Procrastinate Tomorrow: 5 Ways To Push Through


For many of us, procrastination feels like the bane of our existence.

It’s the voice saying, “I know I should be…,” the project you just don’t have time for, or the dream going unfulfilled.

I used to procrastinate with everything. I’d drag my feet, wait until the last minute, freak out and then just before the deadline, get it done. But after awhile, I realized that my pattern was causing so much stress. I hated feeling the pressure and tension.

That’s when I decided to make some adjustments in how I approached my life. And here’s what I found most useful:

1. Just Start

What you’re dealing with is the mind, your own resistance to taking action.

Be gentle with yourself. Suggest that you do one thing, one small act: an email, a blog post, a phone call, a walk around the park, reading 10 pages of your assignment.

Do one thing to get you started.

For whatever reason, the mind is fearful- fear of change, of growing, of an unknown. And the best way to deal with fear is to take action.

When you don’t take action, you’re stuck in the loop.

The mind is always saying, “you know you should be reading, researching, walking…” You ignore the voice and watch TV, eat chips, do the crossword puzzle. But it’s still there, like a broken record.

I was most chronic with this about exercising. And one day my Dad said to me, “You’d have been done hours ago if you’d just gone for a run. Think of all the time and energy you’ve wasted thinking about it.”

Stop thinking about what to do and take action.

2. Small Pieces

Sometimes a project can seem or feel overwhelming. It’s a massive undertaking. Something you’ve never done before. Where do you start?

Break it down into steps or pieces.

Think about your project as stepping stones. What is the first thing that needs to get done? And the second?

When we put things into bite size pieces, it suddenly doesn’t feel as overwhelming or huge.

Now it’s manageable.

I took a writing class recently and the instructor was talking about completing a manuscript, which, as you can imagine, consists of many chapters. (and chapters are comprised of scenes.) She suggested you write the titles of every scene on scraps of paper, cut them up and throw them into a jar. Then when you’re ready to sit down and write, you pull one of your pieces of paper out of the jar and write that scene.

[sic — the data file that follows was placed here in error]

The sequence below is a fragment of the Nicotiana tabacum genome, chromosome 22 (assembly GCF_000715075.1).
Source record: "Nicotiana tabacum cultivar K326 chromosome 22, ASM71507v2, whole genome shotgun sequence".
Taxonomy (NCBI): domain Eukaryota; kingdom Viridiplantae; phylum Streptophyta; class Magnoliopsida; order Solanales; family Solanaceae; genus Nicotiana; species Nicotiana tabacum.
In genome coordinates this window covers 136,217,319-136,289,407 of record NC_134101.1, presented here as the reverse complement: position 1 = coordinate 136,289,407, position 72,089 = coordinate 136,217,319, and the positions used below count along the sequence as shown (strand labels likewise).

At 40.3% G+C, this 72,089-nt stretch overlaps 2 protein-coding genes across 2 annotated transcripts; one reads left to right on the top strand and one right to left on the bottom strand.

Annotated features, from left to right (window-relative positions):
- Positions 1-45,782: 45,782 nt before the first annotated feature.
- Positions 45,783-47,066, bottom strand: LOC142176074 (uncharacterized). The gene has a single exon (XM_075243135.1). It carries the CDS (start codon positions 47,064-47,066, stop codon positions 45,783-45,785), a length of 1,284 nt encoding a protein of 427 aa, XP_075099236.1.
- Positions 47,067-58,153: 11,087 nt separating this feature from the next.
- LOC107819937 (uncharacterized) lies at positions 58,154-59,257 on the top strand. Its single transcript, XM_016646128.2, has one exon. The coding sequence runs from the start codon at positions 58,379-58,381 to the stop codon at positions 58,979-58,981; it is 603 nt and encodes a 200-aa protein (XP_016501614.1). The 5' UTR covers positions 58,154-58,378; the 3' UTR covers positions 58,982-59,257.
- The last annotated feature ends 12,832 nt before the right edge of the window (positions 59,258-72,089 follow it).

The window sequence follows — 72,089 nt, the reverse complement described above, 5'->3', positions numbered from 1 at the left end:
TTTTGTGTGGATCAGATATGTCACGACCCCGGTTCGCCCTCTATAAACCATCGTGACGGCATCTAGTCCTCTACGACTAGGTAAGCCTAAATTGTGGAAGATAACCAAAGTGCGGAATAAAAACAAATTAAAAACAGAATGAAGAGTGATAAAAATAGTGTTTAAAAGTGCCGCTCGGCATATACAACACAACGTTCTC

Talk about bite size pieces!

3. Schedule Time

There’s a huge project on your horizon. You’ve decided to break it into small pieces. Now make sure that you schedule it out.

Plot out over time exactly when you're going to do each piece.

When I was completing my Master’s program in Social Work, I was taking care of my family and had a full time job so time was tight. The only way I was able to manage the workload was to create a schedule. 

At the beginning of the semester, I reviewed everything I was required to do: tests, papers, presentations, and then I scheduled them – when I would work on each one - which days, which projects.

And then I did it.

Some days I definitely did not want to, but it was what I had to do in order to stay sane and complete all the work.

4. Ask For Help

A number of years ago, I was tasked with accrediting the school my husband and I founded. That process required clearly communicating all of the school’s operating procedures and processes through writing and massive documentation.

I had never done a project like that. It was enormous and felt totally overwhelming.

I created a timeline and broke down each part so I knew exactly what I had to do by a certain date. But even then I watched myself delay.

That’s’ when I realized I needed help. I needed to understand exactly how to complete the accreditation paperwork. So I went and received professional training which I was able to do for free!

Getting the help you need can be key.

What do you feel like you don’t know? Who can help you?

5. Create Space

Where is your special spot for work, exercise, creativity?

Overcoming procrastination is about creating healthy habits and one of the easiest ways to do that is to have a designated space. When you go to this specific place, you’re ready to work, play, draw or run.

I know a woman who always carries her gym bag in her car. That way she has no excuse for not going to exercise after work. She creates the opportunity.

Clean off that desk, create a beautiful space for you to want to be in to get those exciting projects done!

As Robert Holden reminds us, “procrastinate tomorrow.”

Nowadays when I find myself not wanting to begin a project, I will actually say those words to myself and they help me get going. I pick one thing to start and before I know it, the entire day has flown by!

Let me know how it goes for you.

Which of the above do you think is most helpful? Leave me a comment below!

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